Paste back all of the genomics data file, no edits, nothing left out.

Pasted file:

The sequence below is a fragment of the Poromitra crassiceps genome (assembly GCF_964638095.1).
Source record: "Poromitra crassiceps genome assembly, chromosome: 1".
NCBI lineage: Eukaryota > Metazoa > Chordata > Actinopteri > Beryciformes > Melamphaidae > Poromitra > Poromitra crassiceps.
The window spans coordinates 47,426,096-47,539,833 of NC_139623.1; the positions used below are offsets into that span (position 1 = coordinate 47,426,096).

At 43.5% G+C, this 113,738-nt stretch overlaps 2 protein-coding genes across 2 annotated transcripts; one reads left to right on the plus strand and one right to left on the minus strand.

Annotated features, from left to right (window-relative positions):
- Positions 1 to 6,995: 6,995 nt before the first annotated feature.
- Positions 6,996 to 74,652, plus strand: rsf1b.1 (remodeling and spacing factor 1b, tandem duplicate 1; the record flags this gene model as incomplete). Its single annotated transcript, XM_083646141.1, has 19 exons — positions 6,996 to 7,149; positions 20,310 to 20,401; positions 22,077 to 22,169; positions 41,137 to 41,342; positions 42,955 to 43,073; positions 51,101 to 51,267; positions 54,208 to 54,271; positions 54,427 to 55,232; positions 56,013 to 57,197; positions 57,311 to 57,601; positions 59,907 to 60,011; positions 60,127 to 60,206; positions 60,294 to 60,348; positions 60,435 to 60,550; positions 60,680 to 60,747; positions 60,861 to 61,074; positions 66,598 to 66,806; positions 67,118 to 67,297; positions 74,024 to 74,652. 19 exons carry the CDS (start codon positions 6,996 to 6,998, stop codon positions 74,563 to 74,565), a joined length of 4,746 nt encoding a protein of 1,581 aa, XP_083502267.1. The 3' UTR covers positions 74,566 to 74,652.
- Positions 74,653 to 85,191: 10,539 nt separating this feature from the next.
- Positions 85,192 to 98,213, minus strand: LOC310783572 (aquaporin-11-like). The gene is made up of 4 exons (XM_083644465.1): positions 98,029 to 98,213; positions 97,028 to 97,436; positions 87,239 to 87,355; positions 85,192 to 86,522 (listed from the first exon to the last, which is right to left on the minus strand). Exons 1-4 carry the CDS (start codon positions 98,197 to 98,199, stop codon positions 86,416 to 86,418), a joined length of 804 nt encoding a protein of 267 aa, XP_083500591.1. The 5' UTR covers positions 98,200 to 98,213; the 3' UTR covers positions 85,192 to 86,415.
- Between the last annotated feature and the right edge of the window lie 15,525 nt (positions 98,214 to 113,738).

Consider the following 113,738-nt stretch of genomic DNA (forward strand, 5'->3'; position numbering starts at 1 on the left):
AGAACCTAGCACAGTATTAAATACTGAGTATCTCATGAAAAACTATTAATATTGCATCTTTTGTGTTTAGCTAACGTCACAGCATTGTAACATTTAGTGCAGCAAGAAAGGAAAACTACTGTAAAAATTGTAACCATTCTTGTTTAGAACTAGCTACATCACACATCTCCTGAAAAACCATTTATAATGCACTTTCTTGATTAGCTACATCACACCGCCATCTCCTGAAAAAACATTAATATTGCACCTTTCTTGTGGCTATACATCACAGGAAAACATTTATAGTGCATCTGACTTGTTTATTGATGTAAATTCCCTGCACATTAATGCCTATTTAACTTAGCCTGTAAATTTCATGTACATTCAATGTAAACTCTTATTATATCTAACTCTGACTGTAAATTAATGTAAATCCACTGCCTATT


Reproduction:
The sequence below is a fragment of the Poromitra crassiceps genome (assembly GCF_964638095.1).
Source record: "Poromitra crassiceps genome assembly, chromosome: 1".
NCBI lineage: Eukaryota > Metazoa > Chordata > Actinopteri > Beryciformes > Melamphaidae > Poromitra > Poromitra crassiceps.
The window spans coordinates 47,426,096-47,539,833 of NC_139623.1; the positions used below are offsets into that span (position 1 = coordinate 47,426,096).

At 43.5% G+C, this 113,738-nt stretch overlaps 2 protein-coding genes across 2 annotated transcripts; one reads left to right on the plus strand and one right to left on the minus strand.

Annotated features, from left to right (window-relative positions):
- Positions 1 to 6,995: 6,995 nt before the first annotated feature.
- Positions 6,996 to 74,652, plus strand: rsf1b.1 (remodeling and spacing factor 1b, tandem duplicate 1; the record flags this gene model as incomplete). Its single annotated transcript, XM_083646141.1, has 19 exons — positions 6,996 to 7,149; positions 20,310 to 20,401; positions 22,077 to 22,169; positions 41,137 to 41,342; positions 42,955 to 43,073; positions 51,101 to 51,267; positions 54,208 to 54,271; positions 54,427 to 55,232; positions 56,013 to 57,197; positions 57,311 to 57,601; positions 59,907 to 60,011; positions 60,127 to 60,206; positions 60,294 to 60,348; positions 60,435 to 60,550; positions 60,680 to 60,747; positions 60,861 to 61,074; positions 66,598 to 66,806; positions 67,118 to 67,297; positions 74,024 to 74,652. 19 exons carry the CDS (start codon positions 6,996 to 6,998, stop codon positions 74,563 to 74,565), a joined length of 4,746 nt encoding a protein of 1,581 aa, XP_083502267.1. The 3' UTR covers positions 74,566 to 74,652.
- Positions 74,653 to 85,191: 10,539 nt separating this feature from the next.
- Positions 85,192 to 98,213, minus strand: LOC310783572 (aquaporin-11-like). The gene is made up of 4 exons (XM_083644465.1): positions 98,029 to 98,213; positions 97,028 to 97,436; positions 87,239 to 87,355; positions 85,192 to 86,522 (listed from the first exon to the last, which is right to left on the minus strand). Exons 1-4 carry the CDS (start codon positions 98,197 to 98,199, stop codon positions 86,416 to 86,418), a joined length of 804 nt encoding a protein of 267 aa, XP_083500591.1. The 5' UTR covers positions 98,200 to 98,213; the 3' UTR covers positions 85,192 to 86,415.
- Between the last annotated feature and the right edge of the window lie 15,525 nt (positions 98,214 to 113,738).

Consider the following 113,738-nt stretch of genomic DNA (forward strand, 5'->3'; position numbering starts at 1 on the left):
AGAACCTAGCACAGTATTAAATACTGAGTATCTCATGAAAAACTATTAATATTGCATCTTTTGTGTTTAGCTAACGTCACAGCATTGTAACATTTAGTGCAGCAAGAAAGGAAAACTACTGTAAAAATTGTAACCATTCTTGTTTAGAACTAGCTACATCACACATCTCCTGAAAAACCATTTATAATGCACTTTCTTGATTAGCTACATCACACCGCCATCTCCTGAAAAAACATTAATATTGCACCTTTCTTGTGGCTATACATCACAGGAAAACATTTATAGTGCATCTGACTTGTTTATTGATGTAAATTCCCTGCACATTAATGCCTATTTAACTTAGCCTGTAAATTTCATGTACATTCAATGTAAACTCTTATTATATCTAACTCTGACTGTAAATTAATGTAAATCCACTGCCTATT